“He said ‘I won’t be surprised if in the future you see more extremism and radical Islam and more disturbances — dramatic changes and upheavals. “

Mubarak claims that his dictatorship was necessary to control the radical Islamists/terrorists and the fractious religions of the region.  We’ve heard that before:  Hussein Insane said the same thing about Iraq.

Prime Minister Benjamin Netanyahu warned of an Iran-style Islamist revolution in Egypt should Mubarak’s Muslim Brotherhood rivals eventually take over.

Over in Iran, there was some political manipulation going on:  In response to Egypt’s overthrow of Mubarak, Ahmadinejad proclaimed   “A new era is dawning, one in which the influence of the U.S. and Israel in the Arab and Muslim world is coming to an end.  Despite the evil and complex plots, thanks to the resistance and vigilance of nations, a new Middle East will emerge without the U.S. and Zionist regimes, and there will be no room for the arrogant in the region,” he said.

So Ahmadinejad sees this revolution as secularist Egypt being overturned and Islamic law replacing the old regime.  He is using this as a validation for his control, as a sign from Allah.









Will Egypt become another fundamentalist Islamist state?

I personally don’t think so.  Mubarak was a despotic leader, but I don’t think he was as merciless and horrible as many of the other ironclad regimes like China, Iran, and North Korea.  There was less “total control”, less propaganda and brainwashing, more freedom of information and more diversity of beliefs and religion.  As a result, I believe the people of Egypt have a fighting chance to create a true government of the people, a civilian government, not a religious state.

What about the Muslim Brotherhood?  Many people are concerned that with Mubarak deposed, the Brotherhood is going to sweep in and take control, similar to the fundamentalist Islamic groups that took control in Iran with their revolution in 1979.  The Economist reports that the popularity of  The Brotherhood hovers around 20% and has been falling.  They believe that Egypt can pull out of this chaos due to their well-educated middle class, a sophisticated elite and a strong sense of national pride.  They also point out that Islamists participate in elections in countries such as Turkey, Malaysia and Indonesia where democracy has taken hold and been maintained.  It can be done.  They state, “A democratic Egypt could once again be a beacon to the region.  It could help answer the conundrum of how to incorporate Islam in Arab democracies.  And, though Israel is understandably fearful of the threats on its borders, an Egyptian government that speaks for the people might one day contribute more to a settlement with the Palestinians than an authoritarian’s “cold peace” ever could.”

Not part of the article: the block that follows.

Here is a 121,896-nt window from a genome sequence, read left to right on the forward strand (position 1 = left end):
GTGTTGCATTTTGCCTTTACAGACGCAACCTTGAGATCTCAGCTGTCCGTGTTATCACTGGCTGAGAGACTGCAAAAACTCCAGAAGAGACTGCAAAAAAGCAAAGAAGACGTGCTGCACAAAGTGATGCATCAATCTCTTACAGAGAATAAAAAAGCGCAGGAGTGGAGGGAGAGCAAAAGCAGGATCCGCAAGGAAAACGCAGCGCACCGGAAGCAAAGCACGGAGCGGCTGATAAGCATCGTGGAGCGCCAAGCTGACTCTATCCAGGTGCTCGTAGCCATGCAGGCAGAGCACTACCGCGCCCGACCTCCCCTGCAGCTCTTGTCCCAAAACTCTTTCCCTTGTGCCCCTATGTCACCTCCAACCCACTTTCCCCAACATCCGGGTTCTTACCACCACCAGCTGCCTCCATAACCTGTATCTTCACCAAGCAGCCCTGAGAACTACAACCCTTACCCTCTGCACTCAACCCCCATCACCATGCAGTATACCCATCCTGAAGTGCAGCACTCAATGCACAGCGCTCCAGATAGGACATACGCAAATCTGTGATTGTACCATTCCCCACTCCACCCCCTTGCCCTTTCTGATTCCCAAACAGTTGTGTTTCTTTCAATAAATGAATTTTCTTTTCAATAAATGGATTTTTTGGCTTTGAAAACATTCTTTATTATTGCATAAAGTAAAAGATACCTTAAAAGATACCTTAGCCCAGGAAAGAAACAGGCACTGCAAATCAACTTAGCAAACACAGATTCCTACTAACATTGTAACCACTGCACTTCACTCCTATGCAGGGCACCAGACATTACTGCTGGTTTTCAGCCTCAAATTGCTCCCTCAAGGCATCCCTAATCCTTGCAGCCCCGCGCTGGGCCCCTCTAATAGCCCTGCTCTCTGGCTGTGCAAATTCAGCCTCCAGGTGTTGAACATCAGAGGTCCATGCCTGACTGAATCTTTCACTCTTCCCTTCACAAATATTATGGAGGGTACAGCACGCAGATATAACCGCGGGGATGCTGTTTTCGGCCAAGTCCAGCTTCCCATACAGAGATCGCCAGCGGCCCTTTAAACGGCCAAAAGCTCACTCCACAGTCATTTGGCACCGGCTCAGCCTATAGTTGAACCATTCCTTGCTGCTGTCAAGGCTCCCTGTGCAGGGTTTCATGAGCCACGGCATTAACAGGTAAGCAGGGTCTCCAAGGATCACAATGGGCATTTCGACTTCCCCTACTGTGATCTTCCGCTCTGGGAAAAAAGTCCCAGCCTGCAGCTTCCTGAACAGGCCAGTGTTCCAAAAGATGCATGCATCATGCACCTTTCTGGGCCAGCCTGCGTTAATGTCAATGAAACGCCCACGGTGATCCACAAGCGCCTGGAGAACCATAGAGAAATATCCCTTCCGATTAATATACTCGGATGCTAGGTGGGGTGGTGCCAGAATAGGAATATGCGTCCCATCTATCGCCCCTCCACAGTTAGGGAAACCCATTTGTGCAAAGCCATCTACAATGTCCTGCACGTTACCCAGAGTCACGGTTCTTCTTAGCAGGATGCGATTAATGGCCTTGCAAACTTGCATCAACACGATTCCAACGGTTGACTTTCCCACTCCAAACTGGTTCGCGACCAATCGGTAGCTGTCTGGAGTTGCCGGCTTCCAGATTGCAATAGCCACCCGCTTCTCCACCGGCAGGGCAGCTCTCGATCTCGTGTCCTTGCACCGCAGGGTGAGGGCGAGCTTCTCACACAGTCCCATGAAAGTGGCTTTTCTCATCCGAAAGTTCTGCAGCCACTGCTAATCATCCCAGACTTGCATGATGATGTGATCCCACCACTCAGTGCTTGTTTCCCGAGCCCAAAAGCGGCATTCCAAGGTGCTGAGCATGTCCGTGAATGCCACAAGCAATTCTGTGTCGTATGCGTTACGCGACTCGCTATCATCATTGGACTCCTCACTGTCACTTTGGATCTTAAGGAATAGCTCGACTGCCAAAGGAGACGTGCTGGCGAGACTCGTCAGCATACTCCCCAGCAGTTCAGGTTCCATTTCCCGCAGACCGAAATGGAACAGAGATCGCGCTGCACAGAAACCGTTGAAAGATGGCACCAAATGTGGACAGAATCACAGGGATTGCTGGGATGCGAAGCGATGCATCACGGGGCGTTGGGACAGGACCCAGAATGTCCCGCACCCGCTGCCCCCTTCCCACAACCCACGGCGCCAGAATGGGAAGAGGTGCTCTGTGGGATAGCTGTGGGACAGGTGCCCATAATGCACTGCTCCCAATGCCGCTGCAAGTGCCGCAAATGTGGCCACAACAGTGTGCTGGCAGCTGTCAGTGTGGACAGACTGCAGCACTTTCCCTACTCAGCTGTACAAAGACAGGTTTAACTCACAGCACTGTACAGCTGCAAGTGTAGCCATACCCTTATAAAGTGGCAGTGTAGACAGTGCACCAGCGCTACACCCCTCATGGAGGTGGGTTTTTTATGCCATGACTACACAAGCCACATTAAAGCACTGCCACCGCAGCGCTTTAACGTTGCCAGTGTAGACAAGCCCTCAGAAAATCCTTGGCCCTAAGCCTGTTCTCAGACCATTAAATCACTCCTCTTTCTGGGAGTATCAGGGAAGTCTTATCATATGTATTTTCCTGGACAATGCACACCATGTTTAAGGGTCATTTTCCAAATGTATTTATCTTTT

I like how the Economist sums up the situation:

“Egypt’s upheaval may make Westerners nervous, but when Egyptians demand freedom and self-determination, they are affirming values that the West lives by.  There is no guarantee that Egypt’s revolution will turn out for the best.  The only certainty is that autocracy leads to upheaval, and the best guarantor of stability is democracy.”

Thirty years ago, when Mubarak came to power, no one knew what the outcome would be.  Today we know.

What will the next 30 years bring?  I don’t know, but I’ll be watching.

We live far too short, us humans.  One life span is too short to gain wisdom.



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5 Responses to The Dignity Revolution

  1. Jeff says:

    Well put! I want to disagree (by nature) with something you wrote, but I like it all.

  2. lynnley says:

    We will just have to agree to agree.

  3. Jenna says:

    Wow, I don’t know how you find the time to research and write such a mouthful, yet I am always amazed. I loved that we were listening to the same NPR segments, course I’m kind of a junkie. I’m almost feeling guilty I didn’t contribute to their campaign drive this last week. Unfortunately, I don’t find the time to research other sources (ie the Economist) so much of the time my opinions are formed by the the likes of Anne Gerald and the NPR gang. I did keep wondering during the whole lead-up to the revolution, “why doesn’t the military just blast them?” That for me was the miracle of it all.

    • lynnley says:

      Yeah- we need to go on line and yell at our senators for supporting Nascar but not PBS. Seriously! Love NPR, but I do get onto The Drudge Report (thanks Jeff) to even it out.

  4. Carrie Hughes says:

    That young man in Tunisia who ignited the whole spark had no idea what kind of change he’d bring to the world. When I think about the Middle East right now, it always leads me back to him.